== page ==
Most digital logic outputs will have either a slight negative or slight positive voltage, it’s simply due to component tolerances. The only way to compensate for this would be to have a trimmer for every single output, which would add a fair bit of cost, board space, and calibration time. The reason this isn’t done is that for most applications it doesn’t matter because gate inputs only look for voltages above a threshold of over 1V.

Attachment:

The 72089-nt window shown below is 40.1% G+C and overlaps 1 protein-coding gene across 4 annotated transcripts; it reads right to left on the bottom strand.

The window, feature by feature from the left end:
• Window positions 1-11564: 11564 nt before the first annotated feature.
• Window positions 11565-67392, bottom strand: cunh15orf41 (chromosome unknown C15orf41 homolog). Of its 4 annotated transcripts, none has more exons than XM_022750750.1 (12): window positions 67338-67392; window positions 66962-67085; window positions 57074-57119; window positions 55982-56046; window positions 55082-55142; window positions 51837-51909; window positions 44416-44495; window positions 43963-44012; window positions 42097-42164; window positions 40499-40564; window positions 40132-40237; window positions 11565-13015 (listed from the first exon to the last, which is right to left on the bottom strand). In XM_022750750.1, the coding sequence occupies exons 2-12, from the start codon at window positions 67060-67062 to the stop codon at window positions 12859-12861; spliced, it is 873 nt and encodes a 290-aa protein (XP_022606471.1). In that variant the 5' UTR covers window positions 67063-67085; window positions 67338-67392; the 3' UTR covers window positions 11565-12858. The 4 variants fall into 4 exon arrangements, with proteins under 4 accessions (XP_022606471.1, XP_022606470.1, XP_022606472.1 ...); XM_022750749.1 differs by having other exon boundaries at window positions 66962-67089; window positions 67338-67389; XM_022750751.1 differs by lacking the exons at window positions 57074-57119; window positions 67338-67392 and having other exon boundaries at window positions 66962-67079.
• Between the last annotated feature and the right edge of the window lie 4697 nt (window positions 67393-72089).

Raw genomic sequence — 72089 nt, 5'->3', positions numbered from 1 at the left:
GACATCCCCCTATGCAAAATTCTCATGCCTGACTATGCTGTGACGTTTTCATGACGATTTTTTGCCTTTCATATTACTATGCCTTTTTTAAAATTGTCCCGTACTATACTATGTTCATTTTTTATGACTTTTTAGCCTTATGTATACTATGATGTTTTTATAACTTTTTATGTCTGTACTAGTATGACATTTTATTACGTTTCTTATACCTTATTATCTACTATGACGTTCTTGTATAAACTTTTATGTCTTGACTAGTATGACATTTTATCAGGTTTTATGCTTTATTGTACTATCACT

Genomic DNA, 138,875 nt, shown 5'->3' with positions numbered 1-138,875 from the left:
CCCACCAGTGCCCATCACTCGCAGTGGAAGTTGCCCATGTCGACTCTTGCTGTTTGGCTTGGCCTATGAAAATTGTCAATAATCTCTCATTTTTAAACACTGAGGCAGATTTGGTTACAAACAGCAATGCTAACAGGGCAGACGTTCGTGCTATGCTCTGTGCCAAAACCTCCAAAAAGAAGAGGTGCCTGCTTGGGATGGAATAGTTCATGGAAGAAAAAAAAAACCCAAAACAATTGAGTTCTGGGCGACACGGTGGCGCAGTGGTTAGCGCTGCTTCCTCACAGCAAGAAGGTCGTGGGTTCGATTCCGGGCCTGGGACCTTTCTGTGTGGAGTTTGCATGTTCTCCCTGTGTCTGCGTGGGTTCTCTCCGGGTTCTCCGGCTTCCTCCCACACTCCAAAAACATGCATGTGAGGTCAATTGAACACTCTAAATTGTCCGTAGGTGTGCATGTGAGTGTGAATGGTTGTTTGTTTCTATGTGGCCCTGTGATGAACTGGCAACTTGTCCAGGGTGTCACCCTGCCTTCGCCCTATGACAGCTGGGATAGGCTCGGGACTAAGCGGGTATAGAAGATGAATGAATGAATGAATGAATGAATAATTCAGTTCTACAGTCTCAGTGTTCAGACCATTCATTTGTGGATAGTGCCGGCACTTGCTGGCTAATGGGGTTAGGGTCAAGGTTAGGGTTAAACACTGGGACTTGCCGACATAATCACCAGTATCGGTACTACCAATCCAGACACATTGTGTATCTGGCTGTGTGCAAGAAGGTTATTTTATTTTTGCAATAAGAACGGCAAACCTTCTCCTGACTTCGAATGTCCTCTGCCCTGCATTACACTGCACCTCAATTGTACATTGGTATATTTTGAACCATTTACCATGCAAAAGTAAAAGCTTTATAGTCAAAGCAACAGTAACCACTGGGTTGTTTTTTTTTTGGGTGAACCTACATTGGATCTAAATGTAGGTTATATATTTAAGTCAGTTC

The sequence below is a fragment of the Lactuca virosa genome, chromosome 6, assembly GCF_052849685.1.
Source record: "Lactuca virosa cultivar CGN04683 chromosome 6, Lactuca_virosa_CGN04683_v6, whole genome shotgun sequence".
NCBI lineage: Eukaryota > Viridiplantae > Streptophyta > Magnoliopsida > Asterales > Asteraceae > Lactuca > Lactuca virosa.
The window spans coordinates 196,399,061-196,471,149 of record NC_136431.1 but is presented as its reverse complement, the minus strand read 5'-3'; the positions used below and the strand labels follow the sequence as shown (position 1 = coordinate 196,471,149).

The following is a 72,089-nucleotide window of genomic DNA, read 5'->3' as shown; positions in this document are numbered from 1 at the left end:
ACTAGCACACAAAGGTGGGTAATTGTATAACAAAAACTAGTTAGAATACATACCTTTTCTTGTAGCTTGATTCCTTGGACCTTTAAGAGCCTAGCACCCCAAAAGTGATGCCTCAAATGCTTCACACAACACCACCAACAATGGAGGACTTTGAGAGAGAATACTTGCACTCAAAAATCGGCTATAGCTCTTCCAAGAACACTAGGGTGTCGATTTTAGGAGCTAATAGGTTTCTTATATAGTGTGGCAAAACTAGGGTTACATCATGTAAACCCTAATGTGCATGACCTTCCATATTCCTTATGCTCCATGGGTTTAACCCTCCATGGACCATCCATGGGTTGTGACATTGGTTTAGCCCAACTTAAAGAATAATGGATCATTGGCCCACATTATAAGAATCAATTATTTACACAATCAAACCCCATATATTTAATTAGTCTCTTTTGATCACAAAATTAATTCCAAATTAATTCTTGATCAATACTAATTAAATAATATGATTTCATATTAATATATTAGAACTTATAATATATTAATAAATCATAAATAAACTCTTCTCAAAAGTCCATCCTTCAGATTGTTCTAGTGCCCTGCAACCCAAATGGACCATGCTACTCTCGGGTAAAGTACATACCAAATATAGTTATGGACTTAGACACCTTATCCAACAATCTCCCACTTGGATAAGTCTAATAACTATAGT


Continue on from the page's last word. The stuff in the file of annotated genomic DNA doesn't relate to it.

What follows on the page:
If you’re feeding a gate directly to an analog input it then it may have a slight effect. In a lot of cases this doesn’t matter either, but if you’re controlling an audio level and recording something as your only sound source it could be a factor. On the Quad VCA this will be particularly noticeable in exponential mode. Another thing you can do is feed the gate out to an envelope such as the Quadra first, and then use the envelope to control the VCA. This will also have the added benefit of allowing you control over the rise and fall times as opposed to having an abrupt on or off effect.